Thursday, April 22, 2010


Louisiana who knew it existed? We thought Louisiana was just New Orleans but what a surprise we got once again. Because of the strong influence of French, Spanish and African cultures this state is considered exceptional in relation to other states in the empire. Our first introduction to this new state and area was the Acadian Cultural Centre. A movie along with exhibits gave us a good understanding of the origins, migration, settlement of the people and the unpleasant treatment by the British in the 1700's in Nova Scotia.

We continued next to the Vermillion Ville Cajun/Creole Heritage & Folklore Park to see a re-creation of life in the Acadiana area between 1765 and 1890. The grounds are laid out as a historical village with some restored original homes, interpreters that demonstrated the traditional crafts and local musicians.

We discovered that Louisiana has some of the friendliest folk in the US. Our Canadian licence plate was confusing and the immediate impression was that we were French. The wheels kept moving and our next stop was St. Martinville, the birthplace of Acadiana. Unfortunately everything closed at 4:30 pm so we just had a brief walk around. We did find the Evangeline Oak; the most photographed tree in the World and the Statue of Evangeline; the Acadian heroine immortalized by Longfellow. A quick stop in St. Martin de Tours Catholic Church made us realize how modern American churches are compared to the much older European ones.

Second day in Louisiana was a short drive to New Iberia. We were not invited but happened upon a T.E.A. (Taxed Enough Already) Party. A local candidate was canvassing and we knew we had entered Republican territory. As we approached the crowds with banners I warned Don to keep all his comments to himself and we'd discuss later in the Moho.

I had watched politics on television but the live version is even more scary. I am grateful that issues such as guns, religion, gay marriage and abortion have all be dealt with in Canada and we can move on. Enough politics, we moved on to Victor's Cafeteria where the locals know a good thing. Atmosphere was much lighter and the most important agenda item there was enjoying the great food. Unfortunately we went for the famous crawfish pie but it wasn't on the menu for that day. Instead the hostess sold us a frozen crawfish pie with good instructions to savour later.

Next stop was Avery Island. This place is known for the great Tabasco Plant. Edmund McIlhenny knew a good thing post-Civil War when he decided to cultivate red peppers into the world known hot sauce. 700,000 bottles are produced daily and after touring the Plant we discovered it takes 3 years from the time of picking to bottling. The production includes storing the pepper mash in bourbon barrels which might account for the great taste. The McIlhenny family continue today to supervise all aspects of the process.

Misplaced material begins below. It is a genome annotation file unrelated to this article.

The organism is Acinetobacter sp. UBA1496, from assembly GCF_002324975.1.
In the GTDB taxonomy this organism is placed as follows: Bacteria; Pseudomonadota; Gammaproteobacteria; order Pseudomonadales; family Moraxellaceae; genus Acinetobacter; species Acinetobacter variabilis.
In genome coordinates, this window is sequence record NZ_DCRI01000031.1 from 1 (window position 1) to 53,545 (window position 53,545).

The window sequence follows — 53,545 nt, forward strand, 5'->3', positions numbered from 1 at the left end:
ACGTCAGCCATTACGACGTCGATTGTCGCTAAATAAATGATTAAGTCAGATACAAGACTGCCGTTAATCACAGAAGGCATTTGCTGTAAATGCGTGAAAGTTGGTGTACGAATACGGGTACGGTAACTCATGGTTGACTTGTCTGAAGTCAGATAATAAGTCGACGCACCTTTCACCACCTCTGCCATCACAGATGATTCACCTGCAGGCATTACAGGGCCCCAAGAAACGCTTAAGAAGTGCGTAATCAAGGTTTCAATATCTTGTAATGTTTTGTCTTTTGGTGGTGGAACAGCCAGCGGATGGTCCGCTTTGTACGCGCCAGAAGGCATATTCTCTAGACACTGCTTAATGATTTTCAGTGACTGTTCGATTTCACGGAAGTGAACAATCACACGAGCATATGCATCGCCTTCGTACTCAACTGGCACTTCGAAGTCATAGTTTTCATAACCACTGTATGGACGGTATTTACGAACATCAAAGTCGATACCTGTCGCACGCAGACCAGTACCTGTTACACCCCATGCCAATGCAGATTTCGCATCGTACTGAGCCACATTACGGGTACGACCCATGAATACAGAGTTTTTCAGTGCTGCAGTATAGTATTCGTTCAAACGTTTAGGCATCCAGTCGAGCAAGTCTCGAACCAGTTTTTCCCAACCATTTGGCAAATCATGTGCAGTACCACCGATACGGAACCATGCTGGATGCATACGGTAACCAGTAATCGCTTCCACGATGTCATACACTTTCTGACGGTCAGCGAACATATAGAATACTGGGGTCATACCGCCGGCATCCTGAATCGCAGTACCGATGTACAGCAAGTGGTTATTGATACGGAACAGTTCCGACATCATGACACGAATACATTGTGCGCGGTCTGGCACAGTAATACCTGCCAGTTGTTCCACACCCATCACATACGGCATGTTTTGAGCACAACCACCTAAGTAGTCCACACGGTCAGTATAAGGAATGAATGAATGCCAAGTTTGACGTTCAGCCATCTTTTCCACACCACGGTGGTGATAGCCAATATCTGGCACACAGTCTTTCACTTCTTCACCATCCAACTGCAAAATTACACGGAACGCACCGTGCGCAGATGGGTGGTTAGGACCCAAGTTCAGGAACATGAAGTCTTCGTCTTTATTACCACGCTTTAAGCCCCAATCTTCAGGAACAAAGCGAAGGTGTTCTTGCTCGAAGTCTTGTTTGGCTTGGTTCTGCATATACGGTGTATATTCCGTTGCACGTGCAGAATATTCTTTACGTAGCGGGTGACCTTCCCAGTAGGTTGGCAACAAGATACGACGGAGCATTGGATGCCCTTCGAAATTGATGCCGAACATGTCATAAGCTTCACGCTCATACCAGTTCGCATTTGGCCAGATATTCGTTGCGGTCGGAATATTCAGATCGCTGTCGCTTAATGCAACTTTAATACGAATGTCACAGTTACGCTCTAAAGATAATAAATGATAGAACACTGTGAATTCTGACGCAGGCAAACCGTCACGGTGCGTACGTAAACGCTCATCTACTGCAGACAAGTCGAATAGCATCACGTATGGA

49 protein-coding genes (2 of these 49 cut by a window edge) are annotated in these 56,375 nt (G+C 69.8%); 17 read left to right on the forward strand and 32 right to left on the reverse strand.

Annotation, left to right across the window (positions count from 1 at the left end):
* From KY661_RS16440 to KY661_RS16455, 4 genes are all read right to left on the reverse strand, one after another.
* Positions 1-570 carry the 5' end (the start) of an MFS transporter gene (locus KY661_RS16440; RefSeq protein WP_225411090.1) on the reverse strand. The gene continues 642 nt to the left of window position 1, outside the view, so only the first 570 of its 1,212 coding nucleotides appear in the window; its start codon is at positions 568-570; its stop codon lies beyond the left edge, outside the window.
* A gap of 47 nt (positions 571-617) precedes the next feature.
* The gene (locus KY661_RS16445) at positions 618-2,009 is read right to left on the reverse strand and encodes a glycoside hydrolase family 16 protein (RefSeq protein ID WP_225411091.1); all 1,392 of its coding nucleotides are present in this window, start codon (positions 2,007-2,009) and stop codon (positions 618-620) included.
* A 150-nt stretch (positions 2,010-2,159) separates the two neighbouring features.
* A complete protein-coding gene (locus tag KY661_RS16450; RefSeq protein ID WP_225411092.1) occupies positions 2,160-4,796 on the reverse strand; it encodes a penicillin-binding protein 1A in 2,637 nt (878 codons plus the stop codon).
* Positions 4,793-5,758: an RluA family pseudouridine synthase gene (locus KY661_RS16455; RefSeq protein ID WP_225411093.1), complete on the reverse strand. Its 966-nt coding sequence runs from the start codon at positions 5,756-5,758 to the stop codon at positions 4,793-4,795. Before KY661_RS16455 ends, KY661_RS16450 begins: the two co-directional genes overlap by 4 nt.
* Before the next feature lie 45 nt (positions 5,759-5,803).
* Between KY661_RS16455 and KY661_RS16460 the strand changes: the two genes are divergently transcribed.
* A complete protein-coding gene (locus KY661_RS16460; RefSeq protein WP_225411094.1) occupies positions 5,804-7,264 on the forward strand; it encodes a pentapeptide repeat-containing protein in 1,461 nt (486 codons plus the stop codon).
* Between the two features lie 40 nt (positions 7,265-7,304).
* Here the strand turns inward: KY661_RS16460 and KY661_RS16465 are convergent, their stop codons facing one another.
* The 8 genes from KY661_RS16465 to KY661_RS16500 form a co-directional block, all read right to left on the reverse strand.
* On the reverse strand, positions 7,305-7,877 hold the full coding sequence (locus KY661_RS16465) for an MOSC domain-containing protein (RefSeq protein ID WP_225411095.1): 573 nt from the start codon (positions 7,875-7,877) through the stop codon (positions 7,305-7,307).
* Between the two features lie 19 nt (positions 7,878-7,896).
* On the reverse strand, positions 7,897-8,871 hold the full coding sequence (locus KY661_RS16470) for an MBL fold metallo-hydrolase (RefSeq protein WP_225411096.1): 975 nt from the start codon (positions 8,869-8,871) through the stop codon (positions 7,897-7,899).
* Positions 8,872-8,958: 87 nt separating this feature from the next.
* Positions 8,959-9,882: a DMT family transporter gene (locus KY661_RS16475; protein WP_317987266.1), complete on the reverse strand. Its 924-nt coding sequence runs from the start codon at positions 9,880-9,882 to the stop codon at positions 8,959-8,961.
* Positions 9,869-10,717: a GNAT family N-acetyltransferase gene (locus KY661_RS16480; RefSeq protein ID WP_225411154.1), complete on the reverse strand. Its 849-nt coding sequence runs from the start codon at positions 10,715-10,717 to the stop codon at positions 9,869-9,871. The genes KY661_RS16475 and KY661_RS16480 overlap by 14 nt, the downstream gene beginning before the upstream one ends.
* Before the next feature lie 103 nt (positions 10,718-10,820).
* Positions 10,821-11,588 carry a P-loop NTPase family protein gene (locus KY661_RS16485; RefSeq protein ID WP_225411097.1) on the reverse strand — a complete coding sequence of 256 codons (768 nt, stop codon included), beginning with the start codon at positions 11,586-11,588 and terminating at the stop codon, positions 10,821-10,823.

It was time to explore Louisiana's Northshore. We crossed Lake Pontchartrain via the 24 mile causeway. You don't want to run out of gas out there in the middle of nowhere. All I could think was you could almost run a marathon across this concrete structure but how boring with only water on both sides and nothing for miles and miles. We reached our first of two pre-booked park destinations, Fairview State Park in St. Tammany Parish. Louisiana has great State Parks which would explain why they are so busy.

The first physical activity was a bike ride on the Tammany Trace from Mandeville to Abita Springs. This was a 30 mile paved, flat old railtrail that was busy with runners, walkers, bikers and rollerbladers. We had a pitstop at the Abita Brewery where Don sampled the seasonal Abita Strawberry Lager. On we went to explore the Park trails and the introduction to the swamp where I spotted my first alligator in the wild.

The Tammany Trace became my favourite spot as I did a 10 mile run (the 1st since the NY Marathon) and a 30 km. bike ride. Don and Crocus also enjoyed the ability to let loose and crank out the miles.

Time to move to the big City of New Orleans; sample the cajun/creole cuisine and play sightseeing tourists. Our first tour was the Honey Island Swamp Boat Tour. It was 2 hours on the Pearl River as well as navigating deep into the bayou. The guide was excellent and could spot all types of wildlife from alligators, snakes, birds, frogs and lizards. He was a wealth of knowledge and gave us facts of the area pre and post Katrina.

Now it was time to slow the pace and wander the Garden District admiring the distinct architecture - grilled ironwork, ornate exterior moldings, Greek columns and stained-glassed windows. Many of the homes are still owned by descendants of the original owners. The streets had narrow sidewalks but were shaded with huge oak, magnolia and palm trees. The Garden District was first populated by the new Americans because they were shunned by the Creoles who continued to live in the French Quarter. No expense was spared when they developed their community which consisted of their own church, theater, cemetery, grand hotel and even a railroad. The pace changed once we took the St. Charles Streetcar into the French Quarter. No part of our travels could compare to the music, food, galleries or people that we encountered in the two days of the FQ.

It must sound as though all we are doing is eating and drinking but when opportunities arise to sample local cuisine we can't pass it up. From the cafe au lait and beignets to the grilled oysters, seafood gumbo, muffuletta sandwiches, shrimp etouffee, jambalaya and the rice/beans not to forget the hurricanes; we tried it all! Almost every establishment had live music either inside or on patios but the most impressive was a noon concert we caught at the New Orleans Jazz National Historical Park where Jim Hession entertained us with his ragtime, stride renditions on piano. There was definitely lots of great talent in their small City.

So our two full days were busy and the entire time we kept our friends in mind; Ruby because it's your favourite City, Brenda because you've always wanted to walk Bourbon St., Brad because you would have loved the jazz, Jeff because your recommended gallery was an oasis from the hustle and Dave because your advice regarding the hurricanes was duly noted. However, it was that time again! Good-bye to Louisiana and hello Mississippi.